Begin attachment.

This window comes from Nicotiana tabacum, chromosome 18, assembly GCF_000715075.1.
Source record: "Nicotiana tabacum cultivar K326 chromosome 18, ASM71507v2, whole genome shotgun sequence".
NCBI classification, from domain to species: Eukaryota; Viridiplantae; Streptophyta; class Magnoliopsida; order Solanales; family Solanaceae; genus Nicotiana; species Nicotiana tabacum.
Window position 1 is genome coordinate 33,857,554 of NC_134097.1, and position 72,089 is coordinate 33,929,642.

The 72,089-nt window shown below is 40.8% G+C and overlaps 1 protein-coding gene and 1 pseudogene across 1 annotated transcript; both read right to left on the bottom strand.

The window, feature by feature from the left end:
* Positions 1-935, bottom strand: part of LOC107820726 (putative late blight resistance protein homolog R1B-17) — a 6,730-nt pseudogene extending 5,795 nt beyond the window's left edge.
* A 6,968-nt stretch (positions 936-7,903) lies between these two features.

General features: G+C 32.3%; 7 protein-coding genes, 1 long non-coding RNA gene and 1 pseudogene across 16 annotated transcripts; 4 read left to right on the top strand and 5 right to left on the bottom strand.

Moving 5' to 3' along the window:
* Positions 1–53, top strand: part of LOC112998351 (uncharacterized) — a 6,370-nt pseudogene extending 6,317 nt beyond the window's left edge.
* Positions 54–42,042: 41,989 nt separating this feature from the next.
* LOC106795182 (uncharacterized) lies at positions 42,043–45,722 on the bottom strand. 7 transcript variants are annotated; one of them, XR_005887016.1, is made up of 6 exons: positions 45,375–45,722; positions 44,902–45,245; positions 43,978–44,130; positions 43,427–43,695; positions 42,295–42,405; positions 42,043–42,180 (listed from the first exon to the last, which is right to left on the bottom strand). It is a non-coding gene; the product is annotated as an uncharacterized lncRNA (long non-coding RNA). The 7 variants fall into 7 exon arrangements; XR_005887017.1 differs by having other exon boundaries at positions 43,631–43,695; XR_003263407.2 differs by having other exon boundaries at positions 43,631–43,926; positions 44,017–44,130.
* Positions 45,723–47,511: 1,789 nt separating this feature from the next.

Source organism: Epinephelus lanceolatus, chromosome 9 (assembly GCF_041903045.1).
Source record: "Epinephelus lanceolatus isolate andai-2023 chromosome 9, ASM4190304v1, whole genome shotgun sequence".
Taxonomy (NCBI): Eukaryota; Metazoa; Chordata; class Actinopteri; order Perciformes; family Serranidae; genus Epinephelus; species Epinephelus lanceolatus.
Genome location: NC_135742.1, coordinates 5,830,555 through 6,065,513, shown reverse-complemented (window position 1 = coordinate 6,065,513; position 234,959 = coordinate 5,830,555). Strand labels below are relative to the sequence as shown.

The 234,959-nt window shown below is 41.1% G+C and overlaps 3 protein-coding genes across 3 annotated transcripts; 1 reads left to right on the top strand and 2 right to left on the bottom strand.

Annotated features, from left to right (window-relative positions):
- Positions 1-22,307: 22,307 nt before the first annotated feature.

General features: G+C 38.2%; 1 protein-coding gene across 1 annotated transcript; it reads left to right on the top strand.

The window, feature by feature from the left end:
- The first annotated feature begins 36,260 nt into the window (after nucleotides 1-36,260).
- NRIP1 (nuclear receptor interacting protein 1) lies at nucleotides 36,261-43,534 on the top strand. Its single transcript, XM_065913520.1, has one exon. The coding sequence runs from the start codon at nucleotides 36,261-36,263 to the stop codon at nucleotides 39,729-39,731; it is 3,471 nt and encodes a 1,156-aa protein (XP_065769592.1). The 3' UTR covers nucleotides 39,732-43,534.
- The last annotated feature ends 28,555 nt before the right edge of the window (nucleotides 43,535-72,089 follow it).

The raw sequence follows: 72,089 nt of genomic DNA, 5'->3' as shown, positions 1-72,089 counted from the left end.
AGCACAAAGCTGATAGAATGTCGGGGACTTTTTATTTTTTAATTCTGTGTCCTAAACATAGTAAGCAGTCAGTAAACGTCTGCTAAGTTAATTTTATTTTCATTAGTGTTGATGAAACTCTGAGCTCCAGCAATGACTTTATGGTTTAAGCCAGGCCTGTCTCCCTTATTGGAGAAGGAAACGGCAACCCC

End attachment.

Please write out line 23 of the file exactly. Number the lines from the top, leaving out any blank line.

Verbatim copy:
The window, feature by feature from the left end: